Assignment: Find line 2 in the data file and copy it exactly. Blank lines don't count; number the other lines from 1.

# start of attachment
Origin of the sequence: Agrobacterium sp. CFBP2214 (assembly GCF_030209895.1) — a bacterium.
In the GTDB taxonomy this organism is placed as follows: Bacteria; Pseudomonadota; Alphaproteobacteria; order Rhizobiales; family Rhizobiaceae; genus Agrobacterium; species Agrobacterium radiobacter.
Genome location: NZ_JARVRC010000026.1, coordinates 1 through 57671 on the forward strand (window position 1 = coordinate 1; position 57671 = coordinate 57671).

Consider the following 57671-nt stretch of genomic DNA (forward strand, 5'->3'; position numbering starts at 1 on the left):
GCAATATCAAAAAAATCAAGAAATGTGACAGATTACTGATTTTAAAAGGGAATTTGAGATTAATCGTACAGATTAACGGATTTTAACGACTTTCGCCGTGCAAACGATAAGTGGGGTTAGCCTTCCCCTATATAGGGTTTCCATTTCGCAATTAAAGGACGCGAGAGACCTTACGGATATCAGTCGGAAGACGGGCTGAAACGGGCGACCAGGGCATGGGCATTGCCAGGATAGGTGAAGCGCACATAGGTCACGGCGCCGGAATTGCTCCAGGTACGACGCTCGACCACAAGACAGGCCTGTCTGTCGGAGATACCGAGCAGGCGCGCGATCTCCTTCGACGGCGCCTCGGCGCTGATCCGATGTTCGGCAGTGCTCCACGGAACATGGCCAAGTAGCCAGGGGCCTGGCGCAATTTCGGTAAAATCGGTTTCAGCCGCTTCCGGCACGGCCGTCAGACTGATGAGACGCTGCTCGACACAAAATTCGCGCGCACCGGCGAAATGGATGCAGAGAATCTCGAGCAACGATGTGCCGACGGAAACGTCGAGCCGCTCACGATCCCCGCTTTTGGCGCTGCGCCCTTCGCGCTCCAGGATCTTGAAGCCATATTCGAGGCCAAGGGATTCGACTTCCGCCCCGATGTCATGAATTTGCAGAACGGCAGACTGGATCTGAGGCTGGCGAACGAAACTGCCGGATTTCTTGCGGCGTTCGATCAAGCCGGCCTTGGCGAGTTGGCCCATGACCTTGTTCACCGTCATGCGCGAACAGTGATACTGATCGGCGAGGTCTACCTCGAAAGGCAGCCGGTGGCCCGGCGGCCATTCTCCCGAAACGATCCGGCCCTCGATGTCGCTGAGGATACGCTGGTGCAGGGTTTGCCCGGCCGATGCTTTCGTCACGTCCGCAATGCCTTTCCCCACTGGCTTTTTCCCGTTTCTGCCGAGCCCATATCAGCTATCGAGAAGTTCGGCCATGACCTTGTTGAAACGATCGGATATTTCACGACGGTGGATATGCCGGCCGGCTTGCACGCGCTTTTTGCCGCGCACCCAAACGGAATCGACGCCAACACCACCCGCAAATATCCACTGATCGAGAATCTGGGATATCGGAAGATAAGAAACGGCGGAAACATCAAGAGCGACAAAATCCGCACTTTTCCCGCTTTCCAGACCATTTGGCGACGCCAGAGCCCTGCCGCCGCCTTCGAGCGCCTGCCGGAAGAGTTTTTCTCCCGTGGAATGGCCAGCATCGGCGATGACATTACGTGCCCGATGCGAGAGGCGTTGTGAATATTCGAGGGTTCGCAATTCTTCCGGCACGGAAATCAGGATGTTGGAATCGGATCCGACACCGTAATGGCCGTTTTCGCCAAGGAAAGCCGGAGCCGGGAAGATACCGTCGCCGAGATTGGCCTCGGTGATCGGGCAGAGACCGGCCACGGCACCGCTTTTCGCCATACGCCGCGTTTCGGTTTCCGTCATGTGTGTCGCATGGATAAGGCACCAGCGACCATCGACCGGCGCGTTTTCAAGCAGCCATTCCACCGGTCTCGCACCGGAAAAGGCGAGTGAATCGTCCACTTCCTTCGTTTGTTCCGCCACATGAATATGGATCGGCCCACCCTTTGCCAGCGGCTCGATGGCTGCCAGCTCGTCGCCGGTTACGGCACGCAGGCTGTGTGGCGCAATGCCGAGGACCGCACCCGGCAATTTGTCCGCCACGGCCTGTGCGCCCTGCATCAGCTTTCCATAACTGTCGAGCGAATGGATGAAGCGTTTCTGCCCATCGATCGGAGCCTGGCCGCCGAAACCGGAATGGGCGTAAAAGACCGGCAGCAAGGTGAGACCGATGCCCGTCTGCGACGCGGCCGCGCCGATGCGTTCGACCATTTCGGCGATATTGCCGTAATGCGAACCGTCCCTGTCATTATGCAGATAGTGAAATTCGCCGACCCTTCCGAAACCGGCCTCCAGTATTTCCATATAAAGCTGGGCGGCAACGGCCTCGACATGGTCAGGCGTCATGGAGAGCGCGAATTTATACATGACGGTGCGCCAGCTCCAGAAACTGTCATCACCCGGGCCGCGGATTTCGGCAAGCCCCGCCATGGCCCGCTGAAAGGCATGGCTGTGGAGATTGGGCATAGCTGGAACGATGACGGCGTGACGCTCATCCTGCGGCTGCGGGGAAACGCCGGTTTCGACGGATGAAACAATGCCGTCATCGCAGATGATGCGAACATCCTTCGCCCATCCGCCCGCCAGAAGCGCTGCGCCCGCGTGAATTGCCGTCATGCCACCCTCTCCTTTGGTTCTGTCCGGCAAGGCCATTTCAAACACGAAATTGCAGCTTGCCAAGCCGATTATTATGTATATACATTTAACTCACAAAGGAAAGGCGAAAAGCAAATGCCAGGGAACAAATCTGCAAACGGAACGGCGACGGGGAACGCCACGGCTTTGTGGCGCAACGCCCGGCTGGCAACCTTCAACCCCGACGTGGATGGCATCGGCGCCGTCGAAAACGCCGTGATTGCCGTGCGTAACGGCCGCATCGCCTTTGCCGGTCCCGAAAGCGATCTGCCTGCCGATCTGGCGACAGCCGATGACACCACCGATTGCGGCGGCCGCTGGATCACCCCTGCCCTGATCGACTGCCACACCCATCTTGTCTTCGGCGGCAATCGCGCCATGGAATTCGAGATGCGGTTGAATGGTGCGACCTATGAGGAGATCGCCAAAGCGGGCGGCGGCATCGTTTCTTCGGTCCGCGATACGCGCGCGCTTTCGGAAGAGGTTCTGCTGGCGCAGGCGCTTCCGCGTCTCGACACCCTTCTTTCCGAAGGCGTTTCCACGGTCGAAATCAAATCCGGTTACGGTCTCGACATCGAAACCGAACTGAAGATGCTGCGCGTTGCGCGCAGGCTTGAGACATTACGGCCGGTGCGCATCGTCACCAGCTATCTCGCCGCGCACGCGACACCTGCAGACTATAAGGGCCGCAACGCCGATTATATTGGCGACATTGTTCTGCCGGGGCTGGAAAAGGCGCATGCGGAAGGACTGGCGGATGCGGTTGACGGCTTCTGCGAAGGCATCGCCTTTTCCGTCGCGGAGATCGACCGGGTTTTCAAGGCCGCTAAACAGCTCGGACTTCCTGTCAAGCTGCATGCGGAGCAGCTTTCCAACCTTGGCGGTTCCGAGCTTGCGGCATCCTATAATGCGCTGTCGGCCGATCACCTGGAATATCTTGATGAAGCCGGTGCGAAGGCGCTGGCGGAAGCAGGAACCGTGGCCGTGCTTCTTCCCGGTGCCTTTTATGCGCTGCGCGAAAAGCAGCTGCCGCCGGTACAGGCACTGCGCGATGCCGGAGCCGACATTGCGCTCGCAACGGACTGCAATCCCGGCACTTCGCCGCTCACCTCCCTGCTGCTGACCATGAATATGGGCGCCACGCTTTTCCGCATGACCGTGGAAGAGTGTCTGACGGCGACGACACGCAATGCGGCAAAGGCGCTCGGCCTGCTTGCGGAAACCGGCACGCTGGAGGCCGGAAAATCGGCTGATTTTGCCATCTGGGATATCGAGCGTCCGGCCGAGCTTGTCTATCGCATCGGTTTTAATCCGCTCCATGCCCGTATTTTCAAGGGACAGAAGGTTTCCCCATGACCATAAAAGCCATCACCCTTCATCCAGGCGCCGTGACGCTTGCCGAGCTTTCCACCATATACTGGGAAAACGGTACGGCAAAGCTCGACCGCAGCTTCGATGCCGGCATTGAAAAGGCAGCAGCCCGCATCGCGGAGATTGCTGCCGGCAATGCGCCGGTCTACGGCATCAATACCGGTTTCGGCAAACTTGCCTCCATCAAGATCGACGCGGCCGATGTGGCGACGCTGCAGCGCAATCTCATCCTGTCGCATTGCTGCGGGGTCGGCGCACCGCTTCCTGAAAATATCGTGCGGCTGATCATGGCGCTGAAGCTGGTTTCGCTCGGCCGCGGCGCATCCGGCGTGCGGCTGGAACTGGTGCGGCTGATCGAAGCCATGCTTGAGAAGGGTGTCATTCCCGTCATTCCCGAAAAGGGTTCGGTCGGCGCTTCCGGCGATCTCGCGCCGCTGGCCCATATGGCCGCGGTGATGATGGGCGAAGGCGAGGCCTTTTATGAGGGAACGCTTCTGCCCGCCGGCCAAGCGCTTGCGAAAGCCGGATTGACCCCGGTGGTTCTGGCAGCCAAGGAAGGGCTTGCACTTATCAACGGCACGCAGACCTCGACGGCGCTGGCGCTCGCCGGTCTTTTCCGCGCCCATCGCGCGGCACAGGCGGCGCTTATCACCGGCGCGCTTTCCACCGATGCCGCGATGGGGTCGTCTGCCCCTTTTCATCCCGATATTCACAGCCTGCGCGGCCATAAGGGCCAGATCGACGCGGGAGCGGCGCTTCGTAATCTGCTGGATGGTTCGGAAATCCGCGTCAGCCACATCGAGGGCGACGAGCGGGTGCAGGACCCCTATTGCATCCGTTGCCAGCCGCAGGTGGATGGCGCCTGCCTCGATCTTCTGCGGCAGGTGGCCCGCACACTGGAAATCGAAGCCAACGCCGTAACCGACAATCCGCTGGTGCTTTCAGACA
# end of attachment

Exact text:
In the GTDB taxonomy this organism is placed as follows: Bacteria; Pseudomonadota; Alphaproteobacteria; order Rhizobiales; family Rhizobiaceae; genus Agrobacterium; species Agrobacterium radiobacter.